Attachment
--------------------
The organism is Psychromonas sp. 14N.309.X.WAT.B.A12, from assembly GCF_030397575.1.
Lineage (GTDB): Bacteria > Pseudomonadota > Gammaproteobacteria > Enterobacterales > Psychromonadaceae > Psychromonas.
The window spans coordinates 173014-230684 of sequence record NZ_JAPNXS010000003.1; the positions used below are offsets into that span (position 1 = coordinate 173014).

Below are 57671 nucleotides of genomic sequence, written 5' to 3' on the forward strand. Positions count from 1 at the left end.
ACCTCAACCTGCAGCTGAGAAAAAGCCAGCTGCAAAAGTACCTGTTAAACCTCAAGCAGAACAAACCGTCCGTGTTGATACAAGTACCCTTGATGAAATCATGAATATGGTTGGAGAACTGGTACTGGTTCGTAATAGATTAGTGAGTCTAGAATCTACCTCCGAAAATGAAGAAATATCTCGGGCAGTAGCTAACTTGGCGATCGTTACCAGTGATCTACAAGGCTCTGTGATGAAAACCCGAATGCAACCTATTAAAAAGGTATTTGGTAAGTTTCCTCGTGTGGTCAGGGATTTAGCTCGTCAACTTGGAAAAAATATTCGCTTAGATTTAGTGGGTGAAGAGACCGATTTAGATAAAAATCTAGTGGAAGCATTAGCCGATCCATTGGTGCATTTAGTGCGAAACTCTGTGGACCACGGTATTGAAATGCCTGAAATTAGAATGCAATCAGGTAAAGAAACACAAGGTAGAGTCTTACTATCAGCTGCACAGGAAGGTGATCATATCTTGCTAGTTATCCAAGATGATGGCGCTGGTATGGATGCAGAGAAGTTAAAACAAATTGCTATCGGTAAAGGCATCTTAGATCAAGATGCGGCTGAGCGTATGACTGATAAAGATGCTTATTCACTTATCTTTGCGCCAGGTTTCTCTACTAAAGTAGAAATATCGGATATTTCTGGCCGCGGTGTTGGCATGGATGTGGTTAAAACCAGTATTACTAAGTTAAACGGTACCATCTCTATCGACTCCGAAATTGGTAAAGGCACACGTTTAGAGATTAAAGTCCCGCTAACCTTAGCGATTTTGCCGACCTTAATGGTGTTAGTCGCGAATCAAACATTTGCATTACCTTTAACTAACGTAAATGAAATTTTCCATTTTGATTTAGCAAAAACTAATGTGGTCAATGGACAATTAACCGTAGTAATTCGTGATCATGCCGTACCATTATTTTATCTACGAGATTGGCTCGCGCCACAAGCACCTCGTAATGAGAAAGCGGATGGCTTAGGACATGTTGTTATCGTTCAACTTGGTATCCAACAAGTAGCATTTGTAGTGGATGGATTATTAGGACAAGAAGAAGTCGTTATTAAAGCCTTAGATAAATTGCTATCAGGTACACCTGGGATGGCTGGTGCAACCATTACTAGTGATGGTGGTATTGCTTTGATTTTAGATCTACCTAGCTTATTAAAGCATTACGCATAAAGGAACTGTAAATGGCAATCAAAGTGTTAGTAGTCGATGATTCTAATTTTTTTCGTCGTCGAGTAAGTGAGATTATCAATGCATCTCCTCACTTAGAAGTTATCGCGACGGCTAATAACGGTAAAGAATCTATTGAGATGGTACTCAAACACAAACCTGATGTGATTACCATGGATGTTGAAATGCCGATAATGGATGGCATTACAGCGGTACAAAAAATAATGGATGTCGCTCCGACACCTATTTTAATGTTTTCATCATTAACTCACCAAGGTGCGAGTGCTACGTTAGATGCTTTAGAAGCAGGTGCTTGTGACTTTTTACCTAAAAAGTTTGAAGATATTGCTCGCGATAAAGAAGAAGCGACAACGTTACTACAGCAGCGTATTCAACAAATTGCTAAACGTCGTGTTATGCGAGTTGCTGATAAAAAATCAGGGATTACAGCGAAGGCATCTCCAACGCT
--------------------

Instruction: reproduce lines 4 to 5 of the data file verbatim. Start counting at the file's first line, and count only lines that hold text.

Below are 57671 nucleotides of genomic sequence, written 5' to 3' on the forward strand. Positions count from 1 at the left end.
ACCTCAACCTGCAGCTGAGAAAAAGCCAGCTGCAAAAGTACCTGTTAAACCTCAAGCAGAACAAACCGTCCGTGTTGATACAAGTACCCTTGATGAAATCATGAATATGGTTGGAGAACTGGTACTGGTTCGTAATAGATTAGTGAGTCTAGAATCTACCTCCGAAAATGAAGAAATATCTCGGGCAGTAGCTAACTTGGCGATCGTTACCAGTGATCTACAAGGCTCTGTGATGAAAACCCGAATGCAACCTATTAAAAAGGTATTTGGTAAGTTTCCTCGTGTGGTCAGGGATTTAGCTCGTCAACTTGGAAAAAATATTCGCTTAGATTTAGTGGGTGAAGAGACCGATTTAGATAAAAATCTAGTGGAAGCATTAGCCGATCCATTGGTGCATTTAGTGCGAAACTCTGTGGACCACGGTATTGAAATGCCTGAAATTAGAATGCAATCAGGTAAAGAAACACAAGGTAGAGTCTTACTATCAGCTGCACAGGAAGGTGATCATATCTTGCTAGTTATCCAAGATGATGGCGCTGGTATGGATGCAGAGAAGTTAAAACAAATTGCTATCGGTAAAGGCATCTTAGATCAAGATGCGGCTGAGCGTATGACTGATAAAGATGCTTATTCACTTATCTTTGCGCCAGGTTTCTCTACTAAAGTAGAAATATCGGATATTTCTGGCCGCGGTGTTGGCATGGATGTGGTTAAAACCAGTATTACTAAGTTAAACGGTACCATCTCTATCGACTCCGAAATTGGTAAAGGCACACGTTTAGAGATTAAAGTCCCGCTAACCTTAGCGATTTTGCCGACCTTAATGGTGTTAGTCGCGAATCAAACATTTGCATTACCTTTAACTAACGTAAATGAAATTTTCCATTTTGATTTAGCAAAAACTAATGTGGTCAATGGACAATTAACCGTAGTAATTCGTGATCATGCCGTACCATTATTTTATCTACGAGATTGGCTCGCGCCACAAGCACCTCGTAATGAGAAAGCGGATGGCTTAGGACATGTTGTTATCGTTCAACTTGGTATCCAACAAGTAGCATTTGTAGTGGATGGATTATTAGGACAAGAAGAAGTCGTTATTAAAGCCTTAGATAAATTGCTATCAGGTACACCTGGGATGGCTGGTGCAACCATTACTAGTGATGGTGGTATTGCTTTGATTTTAGATCTACCTAGCTTATTAAAGCATTACGCATAAAGGAACTGTAAATGGCAATCAAAGTGTTAGTAGTCGATGATTCTAATTTTTTTCGTCGTCGAGTAAGTGAGATTATCAATGCATCTCCTCACTTAGAAGTTATCGCGACGGCTAATAACGGTAAAGAATCTATTGAGATGGTACTCAAACACAAACCTGATGTGATTACCATGGATGTTGAAATGCCGATAATGGATGGCATTACAGCGGTACAAAAAATAATGGATGTCGCTCCGACACCTATTTTAATGTTTTCATCATTAACTCACCAAGGTGCGAGTGCTACGTTAGATGCTTTAGAAGCAGGTGCTTGTGACTTTTTACCTAAAAAGTTTGAAGATATTGCTCGCGATAAAGAAGAAGCGACAACGTTACTACAGCAGCGTATTCAACAAATTGCTAAACGTCGTGTTATGCGAGTTGCTGATAAAAAATCAGGGATTACAGCGAAGGCATCTCCAACGCT